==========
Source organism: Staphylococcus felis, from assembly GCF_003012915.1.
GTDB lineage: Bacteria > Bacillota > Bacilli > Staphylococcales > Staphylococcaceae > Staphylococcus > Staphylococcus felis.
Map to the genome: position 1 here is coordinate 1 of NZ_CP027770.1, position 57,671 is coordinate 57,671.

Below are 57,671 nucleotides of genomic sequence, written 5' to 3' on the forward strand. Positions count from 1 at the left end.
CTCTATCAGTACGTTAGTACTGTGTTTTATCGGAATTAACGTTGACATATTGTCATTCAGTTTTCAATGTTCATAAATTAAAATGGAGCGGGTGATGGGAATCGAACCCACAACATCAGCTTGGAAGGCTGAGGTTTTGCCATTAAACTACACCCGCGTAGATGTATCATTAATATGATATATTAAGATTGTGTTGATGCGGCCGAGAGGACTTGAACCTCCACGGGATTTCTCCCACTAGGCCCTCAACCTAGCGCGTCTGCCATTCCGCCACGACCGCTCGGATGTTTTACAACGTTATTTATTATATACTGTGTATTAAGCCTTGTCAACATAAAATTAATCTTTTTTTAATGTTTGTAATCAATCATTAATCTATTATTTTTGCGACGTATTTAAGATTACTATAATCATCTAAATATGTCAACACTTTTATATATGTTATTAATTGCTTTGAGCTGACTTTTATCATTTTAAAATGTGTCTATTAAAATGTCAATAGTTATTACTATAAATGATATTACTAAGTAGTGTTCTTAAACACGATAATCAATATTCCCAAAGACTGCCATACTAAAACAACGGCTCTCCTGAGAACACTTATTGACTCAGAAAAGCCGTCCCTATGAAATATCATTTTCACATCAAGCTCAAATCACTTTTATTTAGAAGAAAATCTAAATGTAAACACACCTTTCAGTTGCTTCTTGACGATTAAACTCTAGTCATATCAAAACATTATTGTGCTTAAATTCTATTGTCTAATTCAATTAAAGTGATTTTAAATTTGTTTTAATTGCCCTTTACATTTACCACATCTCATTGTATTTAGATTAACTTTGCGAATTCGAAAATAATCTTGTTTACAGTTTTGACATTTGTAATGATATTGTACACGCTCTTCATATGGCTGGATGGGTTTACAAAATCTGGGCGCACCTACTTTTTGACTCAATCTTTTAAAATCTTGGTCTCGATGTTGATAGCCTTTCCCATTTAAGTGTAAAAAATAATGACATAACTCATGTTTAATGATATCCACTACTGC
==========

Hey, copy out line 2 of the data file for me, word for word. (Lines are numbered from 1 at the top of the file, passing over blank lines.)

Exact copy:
GTDB lineage: Bacteria > Bacillota > Bacilli > Staphylococcales > Staphylococcaceae > Staphylococcus > Staphylococcus felis.